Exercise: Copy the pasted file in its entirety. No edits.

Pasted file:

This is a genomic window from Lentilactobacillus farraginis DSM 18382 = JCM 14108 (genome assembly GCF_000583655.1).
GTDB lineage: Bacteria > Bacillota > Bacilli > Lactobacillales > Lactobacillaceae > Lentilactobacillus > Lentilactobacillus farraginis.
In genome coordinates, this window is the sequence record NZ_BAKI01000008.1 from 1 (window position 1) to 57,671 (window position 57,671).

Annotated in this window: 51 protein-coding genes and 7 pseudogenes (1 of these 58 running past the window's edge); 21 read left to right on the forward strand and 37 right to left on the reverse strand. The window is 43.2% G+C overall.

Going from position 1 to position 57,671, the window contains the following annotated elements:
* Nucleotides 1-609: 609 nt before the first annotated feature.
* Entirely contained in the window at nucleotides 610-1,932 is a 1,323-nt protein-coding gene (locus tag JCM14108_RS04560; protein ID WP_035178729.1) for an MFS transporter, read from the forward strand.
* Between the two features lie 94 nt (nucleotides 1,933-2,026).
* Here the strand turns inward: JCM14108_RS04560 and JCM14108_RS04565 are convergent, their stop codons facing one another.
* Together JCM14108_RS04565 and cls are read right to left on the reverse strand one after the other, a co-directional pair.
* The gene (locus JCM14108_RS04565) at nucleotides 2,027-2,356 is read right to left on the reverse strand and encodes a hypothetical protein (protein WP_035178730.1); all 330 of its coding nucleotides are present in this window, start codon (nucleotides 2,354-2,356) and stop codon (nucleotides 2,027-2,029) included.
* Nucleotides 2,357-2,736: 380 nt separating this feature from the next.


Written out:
This is a genomic window from Lentilactobacillus farraginis DSM 18382 = JCM 14108 (genome assembly GCF_000583655.1).
GTDB lineage: Bacteria > Bacillota > Bacilli > Lactobacillales > Lactobacillaceae > Lentilactobacillus > Lentilactobacillus farraginis.
In genome coordinates, this window is the sequence record NZ_BAKI01000008.1 from 1 (window position 1) to 57,671 (window position 57,671).

Annotated in this window: 51 protein-coding genes and 7 pseudogenes (1 of these 58 running past the window's edge); 21 read left to right on the forward strand and 37 right to left on the reverse strand. The window is 43.2% G+C overall.

Going from position 1 to position 57,671, the window contains the following annotated elements:
* Nucleotides 1-609: 609 nt before the first annotated feature.
* Entirely contained in the window at nucleotides 610-1,932 is a 1,323-nt protein-coding gene (locus tag JCM14108_RS04560; protein ID WP_035178729.1) for an MFS transporter, read from the forward strand.
* Between the two features lie 94 nt (nucleotides 1,933-2,026).
* Here the strand turns inward: JCM14108_RS04560 and JCM14108_RS04565 are convergent, their stop codons facing one another.
* Together JCM14108_RS04565 and cls are read right to left on the reverse strand one after the other, a co-directional pair.
* The gene (locus JCM14108_RS04565) at nucleotides 2,027-2,356 is read right to left on the reverse strand and encodes a hypothetical protein (protein WP_035178730.1); all 330 of its coding nucleotides are present in this window, start codon (nucleotides 2,354-2,356) and stop codon (nucleotides 2,027-2,029) included.
* Nucleotides 2,357-2,736: 380 nt separating this feature from the next.